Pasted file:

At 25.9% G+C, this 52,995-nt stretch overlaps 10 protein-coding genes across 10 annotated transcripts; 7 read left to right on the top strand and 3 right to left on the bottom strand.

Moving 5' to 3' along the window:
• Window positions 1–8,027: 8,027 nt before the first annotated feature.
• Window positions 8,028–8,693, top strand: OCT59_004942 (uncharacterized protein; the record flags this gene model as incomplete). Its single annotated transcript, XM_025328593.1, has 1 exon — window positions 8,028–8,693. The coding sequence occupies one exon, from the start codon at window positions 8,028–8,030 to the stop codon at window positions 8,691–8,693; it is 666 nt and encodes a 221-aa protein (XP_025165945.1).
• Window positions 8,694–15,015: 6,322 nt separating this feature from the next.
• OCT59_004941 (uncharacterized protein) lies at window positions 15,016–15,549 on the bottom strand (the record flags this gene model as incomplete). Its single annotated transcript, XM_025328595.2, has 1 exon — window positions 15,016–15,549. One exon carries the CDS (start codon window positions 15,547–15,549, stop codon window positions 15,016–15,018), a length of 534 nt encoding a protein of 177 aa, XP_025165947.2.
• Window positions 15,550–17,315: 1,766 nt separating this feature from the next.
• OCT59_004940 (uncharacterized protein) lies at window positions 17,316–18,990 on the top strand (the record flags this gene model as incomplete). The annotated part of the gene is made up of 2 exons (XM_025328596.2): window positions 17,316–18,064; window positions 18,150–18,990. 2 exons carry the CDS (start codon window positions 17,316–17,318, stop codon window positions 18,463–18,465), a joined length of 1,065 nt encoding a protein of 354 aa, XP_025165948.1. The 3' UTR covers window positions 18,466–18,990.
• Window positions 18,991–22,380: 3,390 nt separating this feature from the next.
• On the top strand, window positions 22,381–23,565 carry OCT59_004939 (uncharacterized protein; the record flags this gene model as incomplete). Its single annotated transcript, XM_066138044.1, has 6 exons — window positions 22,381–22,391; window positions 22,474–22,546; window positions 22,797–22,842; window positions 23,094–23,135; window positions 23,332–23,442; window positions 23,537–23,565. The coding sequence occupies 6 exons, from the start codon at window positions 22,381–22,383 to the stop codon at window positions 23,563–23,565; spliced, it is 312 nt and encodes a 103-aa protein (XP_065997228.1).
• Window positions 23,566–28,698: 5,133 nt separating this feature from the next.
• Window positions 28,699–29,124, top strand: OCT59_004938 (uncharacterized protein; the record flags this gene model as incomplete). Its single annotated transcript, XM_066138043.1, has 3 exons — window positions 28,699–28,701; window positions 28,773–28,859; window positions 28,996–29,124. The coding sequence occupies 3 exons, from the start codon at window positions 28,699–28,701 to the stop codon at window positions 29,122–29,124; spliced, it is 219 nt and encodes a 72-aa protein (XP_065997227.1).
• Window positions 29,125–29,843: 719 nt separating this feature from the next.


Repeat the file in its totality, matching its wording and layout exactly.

At 25.9% G+C, this 52,995-nt stretch overlaps 10 protein-coding genes across 10 annotated transcripts; 7 read left to right on the top strand and 3 right to left on the bottom strand.

Moving 5' to 3' along the window:
• Window positions 1–8,027: 8,027 nt before the first annotated feature.
• Window positions 8,028–8,693, top strand: OCT59_004942 (uncharacterized protein; the record flags this gene model as incomplete). Its single annotated transcript, XM_025328593.1, has 1 exon — window positions 8,028–8,693. The coding sequence occupies one exon, from the start codon at window positions 8,028–8,030 to the stop codon at window positions 8,691–8,693; it is 666 nt and encodes a 221-aa protein (XP_025165945.1).
• Window positions 8,694–15,015: 6,322 nt separating this feature from the next.
• OCT59_004941 (uncharacterized protein) lies at window positions 15,016–15,549 on the bottom strand (the record flags this gene model as incomplete). Its single annotated transcript, XM_025328595.2, has 1 exon — window positions 15,016–15,549. One exon carries the CDS (start codon window positions 15,547–15,549, stop codon window positions 15,016–15,018), a length of 534 nt encoding a protein of 177 aa, XP_025165947.2.
• Window positions 15,550–17,315: 1,766 nt separating this feature from the next.
• OCT59_004940 (uncharacterized protein) lies at window positions 17,316–18,990 on the top strand (the record flags this gene model as incomplete). The annotated part of the gene is made up of 2 exons (XM_025328596.2): window positions 17,316–18,064; window positions 18,150–18,990. 2 exons carry the CDS (start codon window positions 17,316–17,318, stop codon window positions 18,463–18,465), a joined length of 1,065 nt encoding a protein of 354 aa, XP_025165948.1. The 3' UTR covers window positions 18,466–18,990.
• Window positions 18,991–22,380: 3,390 nt separating this feature from the next.
• On the top strand, window positions 22,381–23,565 carry OCT59_004939 (uncharacterized protein; the record flags this gene model as incomplete). Its single annotated transcript, XM_066138044.1, has 6 exons — window positions 22,381–22,391; window positions 22,474–22,546; window positions 22,797–22,842; window positions 23,094–23,135; window positions 23,332–23,442; window positions 23,537–23,565. The coding sequence occupies 6 exons, from the start codon at window positions 22,381–22,383 to the stop codon at window positions 23,563–23,565; spliced, it is 312 nt and encodes a 103-aa protein (XP_065997228.1).
• Window positions 23,566–28,698: 5,133 nt separating this feature from the next.
• Window positions 28,699–29,124, top strand: OCT59_004938 (uncharacterized protein; the record flags this gene model as incomplete). Its single annotated transcript, XM_066138043.1, has 3 exons — window positions 28,699–28,701; window positions 28,773–28,859; window positions 28,996–29,124. The coding sequence occupies 3 exons, from the start codon at window positions 28,699–28,701 to the stop codon at window positions 29,122–29,124; spliced, it is 219 nt and encodes a 72-aa protein (XP_065997227.1).
• Window positions 29,125–29,843: 719 nt separating this feature from the next.